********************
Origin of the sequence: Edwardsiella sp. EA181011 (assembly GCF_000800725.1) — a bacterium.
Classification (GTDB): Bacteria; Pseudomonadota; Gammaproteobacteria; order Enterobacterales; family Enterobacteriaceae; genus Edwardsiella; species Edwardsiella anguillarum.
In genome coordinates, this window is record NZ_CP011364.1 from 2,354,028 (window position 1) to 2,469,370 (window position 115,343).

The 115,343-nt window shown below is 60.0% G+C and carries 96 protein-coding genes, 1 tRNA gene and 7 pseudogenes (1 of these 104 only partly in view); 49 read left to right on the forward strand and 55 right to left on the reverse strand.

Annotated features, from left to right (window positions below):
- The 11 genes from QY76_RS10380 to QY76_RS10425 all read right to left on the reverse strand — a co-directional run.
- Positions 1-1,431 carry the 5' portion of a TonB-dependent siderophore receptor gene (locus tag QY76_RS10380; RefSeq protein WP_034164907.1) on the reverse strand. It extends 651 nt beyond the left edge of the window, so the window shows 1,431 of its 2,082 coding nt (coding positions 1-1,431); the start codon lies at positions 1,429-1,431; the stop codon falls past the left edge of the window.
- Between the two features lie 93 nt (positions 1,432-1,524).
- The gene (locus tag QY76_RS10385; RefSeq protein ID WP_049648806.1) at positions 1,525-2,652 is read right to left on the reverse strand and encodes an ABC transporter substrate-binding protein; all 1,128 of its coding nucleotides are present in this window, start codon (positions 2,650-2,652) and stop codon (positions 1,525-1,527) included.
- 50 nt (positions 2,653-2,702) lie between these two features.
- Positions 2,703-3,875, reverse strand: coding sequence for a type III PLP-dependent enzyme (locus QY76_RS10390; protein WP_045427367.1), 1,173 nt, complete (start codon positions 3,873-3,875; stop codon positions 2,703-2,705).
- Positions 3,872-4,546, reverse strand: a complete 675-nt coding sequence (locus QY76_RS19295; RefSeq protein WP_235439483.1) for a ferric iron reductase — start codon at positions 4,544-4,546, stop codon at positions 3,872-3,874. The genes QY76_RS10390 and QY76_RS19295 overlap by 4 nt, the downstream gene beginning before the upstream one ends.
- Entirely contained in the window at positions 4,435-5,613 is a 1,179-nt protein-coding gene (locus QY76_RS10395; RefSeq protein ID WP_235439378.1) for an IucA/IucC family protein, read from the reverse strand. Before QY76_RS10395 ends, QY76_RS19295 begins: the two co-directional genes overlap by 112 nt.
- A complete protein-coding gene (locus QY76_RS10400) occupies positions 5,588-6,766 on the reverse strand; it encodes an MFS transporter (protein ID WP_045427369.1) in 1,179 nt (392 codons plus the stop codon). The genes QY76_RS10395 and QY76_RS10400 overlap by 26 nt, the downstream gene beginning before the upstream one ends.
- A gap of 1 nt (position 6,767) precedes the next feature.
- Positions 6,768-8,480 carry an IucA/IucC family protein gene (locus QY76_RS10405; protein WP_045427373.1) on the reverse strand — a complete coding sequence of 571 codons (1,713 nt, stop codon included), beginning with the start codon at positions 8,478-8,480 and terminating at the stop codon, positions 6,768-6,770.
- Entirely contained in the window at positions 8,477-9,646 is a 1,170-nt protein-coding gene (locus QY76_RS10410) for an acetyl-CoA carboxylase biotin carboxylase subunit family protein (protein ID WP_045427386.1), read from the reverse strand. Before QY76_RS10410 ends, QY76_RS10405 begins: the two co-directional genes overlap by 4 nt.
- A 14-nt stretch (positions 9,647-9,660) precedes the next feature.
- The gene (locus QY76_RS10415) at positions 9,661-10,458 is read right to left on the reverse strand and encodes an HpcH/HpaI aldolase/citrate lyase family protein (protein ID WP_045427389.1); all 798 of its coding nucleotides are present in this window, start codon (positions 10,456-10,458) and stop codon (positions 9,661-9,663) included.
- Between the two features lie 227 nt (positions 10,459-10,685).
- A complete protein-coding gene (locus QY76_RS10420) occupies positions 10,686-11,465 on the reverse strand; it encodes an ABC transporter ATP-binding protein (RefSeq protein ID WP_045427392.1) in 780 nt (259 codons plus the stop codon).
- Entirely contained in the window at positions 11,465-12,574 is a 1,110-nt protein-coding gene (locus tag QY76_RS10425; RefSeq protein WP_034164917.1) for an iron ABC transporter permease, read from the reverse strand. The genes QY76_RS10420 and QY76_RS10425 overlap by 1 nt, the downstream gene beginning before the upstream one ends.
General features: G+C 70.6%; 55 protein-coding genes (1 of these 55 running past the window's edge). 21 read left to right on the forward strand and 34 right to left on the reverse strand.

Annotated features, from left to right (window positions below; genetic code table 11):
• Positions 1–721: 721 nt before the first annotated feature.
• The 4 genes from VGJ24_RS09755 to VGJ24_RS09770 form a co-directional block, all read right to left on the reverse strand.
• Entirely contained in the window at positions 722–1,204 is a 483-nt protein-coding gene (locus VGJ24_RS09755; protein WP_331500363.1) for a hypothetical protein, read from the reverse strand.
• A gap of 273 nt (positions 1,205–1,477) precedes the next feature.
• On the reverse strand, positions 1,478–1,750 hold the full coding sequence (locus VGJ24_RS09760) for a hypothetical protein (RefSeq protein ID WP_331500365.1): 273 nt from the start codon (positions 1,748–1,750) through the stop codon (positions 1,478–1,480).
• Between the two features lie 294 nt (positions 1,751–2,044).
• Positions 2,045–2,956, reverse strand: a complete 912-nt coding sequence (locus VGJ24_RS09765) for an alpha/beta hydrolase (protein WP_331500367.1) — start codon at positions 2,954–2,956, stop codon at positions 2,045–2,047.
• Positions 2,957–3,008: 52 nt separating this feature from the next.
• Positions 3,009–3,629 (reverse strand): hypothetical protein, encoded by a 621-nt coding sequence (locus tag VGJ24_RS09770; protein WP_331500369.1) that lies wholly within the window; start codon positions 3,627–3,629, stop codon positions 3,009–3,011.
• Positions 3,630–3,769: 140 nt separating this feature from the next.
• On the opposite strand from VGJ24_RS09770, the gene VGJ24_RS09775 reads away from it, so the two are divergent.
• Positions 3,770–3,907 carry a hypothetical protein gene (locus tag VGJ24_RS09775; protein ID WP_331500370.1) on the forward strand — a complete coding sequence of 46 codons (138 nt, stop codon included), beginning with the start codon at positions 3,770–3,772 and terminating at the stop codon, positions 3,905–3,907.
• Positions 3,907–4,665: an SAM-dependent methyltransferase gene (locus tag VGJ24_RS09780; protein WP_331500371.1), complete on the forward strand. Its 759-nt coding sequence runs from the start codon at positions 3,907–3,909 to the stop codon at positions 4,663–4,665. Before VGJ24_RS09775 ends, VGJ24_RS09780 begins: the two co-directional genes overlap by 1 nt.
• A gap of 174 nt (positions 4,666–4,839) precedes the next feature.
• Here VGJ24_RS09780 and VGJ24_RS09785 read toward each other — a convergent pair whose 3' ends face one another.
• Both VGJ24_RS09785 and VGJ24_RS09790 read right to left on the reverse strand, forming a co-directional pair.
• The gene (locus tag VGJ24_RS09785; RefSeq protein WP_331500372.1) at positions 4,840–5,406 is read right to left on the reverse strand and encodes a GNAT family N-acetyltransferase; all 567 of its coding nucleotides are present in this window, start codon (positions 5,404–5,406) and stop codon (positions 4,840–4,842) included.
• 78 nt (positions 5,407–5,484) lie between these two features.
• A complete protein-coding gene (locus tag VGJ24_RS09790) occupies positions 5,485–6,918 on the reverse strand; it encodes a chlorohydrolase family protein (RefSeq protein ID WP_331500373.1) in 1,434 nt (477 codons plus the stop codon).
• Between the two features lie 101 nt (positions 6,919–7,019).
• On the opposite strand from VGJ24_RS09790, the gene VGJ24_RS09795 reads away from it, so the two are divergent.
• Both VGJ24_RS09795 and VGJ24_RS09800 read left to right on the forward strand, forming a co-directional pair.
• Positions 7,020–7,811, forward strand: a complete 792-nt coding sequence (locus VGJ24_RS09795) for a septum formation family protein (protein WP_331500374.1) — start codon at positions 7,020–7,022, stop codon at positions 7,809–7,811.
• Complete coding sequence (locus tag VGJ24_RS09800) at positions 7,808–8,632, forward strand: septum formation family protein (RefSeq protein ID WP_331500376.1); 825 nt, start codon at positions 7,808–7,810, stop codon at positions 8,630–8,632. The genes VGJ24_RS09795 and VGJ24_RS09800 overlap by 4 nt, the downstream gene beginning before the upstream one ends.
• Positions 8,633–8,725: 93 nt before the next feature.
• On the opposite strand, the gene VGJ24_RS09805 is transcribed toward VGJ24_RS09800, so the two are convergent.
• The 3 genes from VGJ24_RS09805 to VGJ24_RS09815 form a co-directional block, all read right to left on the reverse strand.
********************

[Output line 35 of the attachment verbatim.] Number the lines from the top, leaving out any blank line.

• On the opposite strand from VGJ24_RS09770, the gene VGJ24_RS09775 reads away from it, so the two are divergent.